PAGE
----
Figure 1: Giemsa stained bone marrow aspirates. (a) Duct carcinoma breast (×40); (b) small cell carcinoma lung (×20); (c) adenocarcinoma prostate (×40); (d) squamous cell carcinoma (×40)

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Figure 2: H and E stained bone marrow biopsy. (a) Small cell carcinoma lung (×20); (b) renal cell carcinoma (×40); (c) Ewing's sarcoma (×20); (d) duct carcinoma breast (×20)

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IHC was done on bone marrow biopsy section in four cases and was diagnostic [Table 4] and [Figure 3].
Table 4: Immunohistochemistry markers on bone marrow biopsy sections

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Figure 3: Immunohistochemistry on bone marrow biopsy. (a) Estrogen receptor positive duct carcinoma breast; (b) desmin positive rhabdomyosarcoma; (c) CD99+ Ewing's sarcoma; (d) CK+ squamous cell carcinoma

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  Discussion Top

Bone marrow metastasis in cases of nonhematologic malignancies is a rare phenomenon. Infiltration of the bone marrow may be suspected on the basis of: (i) Bone pain; (ii) pathological fractures, lytic lesions or sclerotic lesions demonstrated radiologically; (iii) unexplained “hot spots” on isotopic bone scans; (iv) hypercalcemia or elevated serum ALP levels; and (v) unexplained cytopenias or a leukoerythroblastic picture on routine blood and peripheral smear examination.[1] MRI and PET scan can give some clues on the involvement of bone marrow. However, bone marrow examination is confirmatory. While cytologic preparation of bone marrow obtained by aspiration allows excellent visualization of cell morphology, the bone marrow biopsy allows optimal evaluation of cellularity, fibrosis, or infiltrative disease.[6] Immunohistochemical examination and molecular techniques prove to be useful in some of the cases. However, bone marrow aspiration and biopsy is the most sensitive, easiest, cheapest, and least time-consuming procedure for the diagnosis of clinically suspected bone marrow involvement.[1],[5]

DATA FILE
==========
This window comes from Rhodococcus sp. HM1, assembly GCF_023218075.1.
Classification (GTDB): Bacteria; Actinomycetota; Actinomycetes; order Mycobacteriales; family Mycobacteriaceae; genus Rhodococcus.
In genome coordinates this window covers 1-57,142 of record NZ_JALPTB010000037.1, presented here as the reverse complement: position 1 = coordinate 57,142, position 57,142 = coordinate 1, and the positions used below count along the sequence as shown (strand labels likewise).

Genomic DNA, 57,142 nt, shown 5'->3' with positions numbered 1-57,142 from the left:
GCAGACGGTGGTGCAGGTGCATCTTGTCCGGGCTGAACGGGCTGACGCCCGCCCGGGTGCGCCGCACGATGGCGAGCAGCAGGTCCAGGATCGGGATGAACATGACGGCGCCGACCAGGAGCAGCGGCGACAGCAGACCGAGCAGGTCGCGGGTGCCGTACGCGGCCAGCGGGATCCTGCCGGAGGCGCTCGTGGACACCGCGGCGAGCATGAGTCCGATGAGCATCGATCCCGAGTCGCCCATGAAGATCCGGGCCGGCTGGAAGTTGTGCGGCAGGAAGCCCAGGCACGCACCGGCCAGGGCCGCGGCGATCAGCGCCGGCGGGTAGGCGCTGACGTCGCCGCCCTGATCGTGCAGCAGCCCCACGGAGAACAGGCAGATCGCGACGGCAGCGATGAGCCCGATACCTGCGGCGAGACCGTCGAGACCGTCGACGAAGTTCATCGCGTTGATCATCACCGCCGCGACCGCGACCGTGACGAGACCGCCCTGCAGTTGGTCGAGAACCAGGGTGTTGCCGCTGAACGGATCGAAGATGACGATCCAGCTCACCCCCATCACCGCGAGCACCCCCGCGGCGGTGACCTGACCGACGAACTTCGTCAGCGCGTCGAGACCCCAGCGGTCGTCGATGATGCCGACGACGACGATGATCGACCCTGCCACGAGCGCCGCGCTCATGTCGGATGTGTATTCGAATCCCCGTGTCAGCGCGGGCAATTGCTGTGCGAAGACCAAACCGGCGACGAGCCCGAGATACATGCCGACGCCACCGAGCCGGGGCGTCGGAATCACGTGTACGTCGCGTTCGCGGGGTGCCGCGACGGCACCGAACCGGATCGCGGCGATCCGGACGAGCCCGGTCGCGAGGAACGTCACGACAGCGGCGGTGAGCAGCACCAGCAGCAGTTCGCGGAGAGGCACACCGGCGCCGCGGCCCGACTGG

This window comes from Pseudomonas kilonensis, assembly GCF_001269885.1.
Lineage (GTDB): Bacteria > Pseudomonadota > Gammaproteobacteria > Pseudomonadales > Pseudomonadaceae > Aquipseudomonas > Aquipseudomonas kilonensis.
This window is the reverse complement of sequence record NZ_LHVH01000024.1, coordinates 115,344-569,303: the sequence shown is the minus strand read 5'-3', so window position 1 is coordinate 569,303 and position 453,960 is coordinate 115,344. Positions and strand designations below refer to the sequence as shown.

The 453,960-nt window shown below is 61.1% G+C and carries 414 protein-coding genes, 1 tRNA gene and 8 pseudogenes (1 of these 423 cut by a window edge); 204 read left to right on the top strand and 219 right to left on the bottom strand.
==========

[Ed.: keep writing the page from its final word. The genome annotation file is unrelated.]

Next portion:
Out of 2034 bone marrows done at our institute between January 2011 and May 2014, 90 were performed for suspected metastatic bone marrow infiltration by nonhematologic malignancies. Of these 16 (17.7%) patients showed metastasis by tumor cells. The percentage of involvement was lower in our study because most of the bone marrows were done as a part of staging procedure in small round blue cell tumors and were negative for any metastasis.

Clinically, the most frequent feature with which a patient with bone marrow involvement presents is bone pain and pathological fractures [1] which were seen in six patients (37.5%) in our study. Abdominal pain, generalized weakness, weight loss, and organomegaly were other common features seen in many patients. Ozkalemkas et al.[6] stated in their study that constitutional symptoms and pain were the most prominent presenting symptoms of the patient. However, clinical findings were highly variable according to the underlying disease. Sreelakshmi et al.[7] in their study found bone pain in 52%, generalized weakness and loss of weight in 100% and 84% of their cases. Similarly, Syed et al.[8] reported fever and weight loss in 12.6% and 27% of their cases, respectively.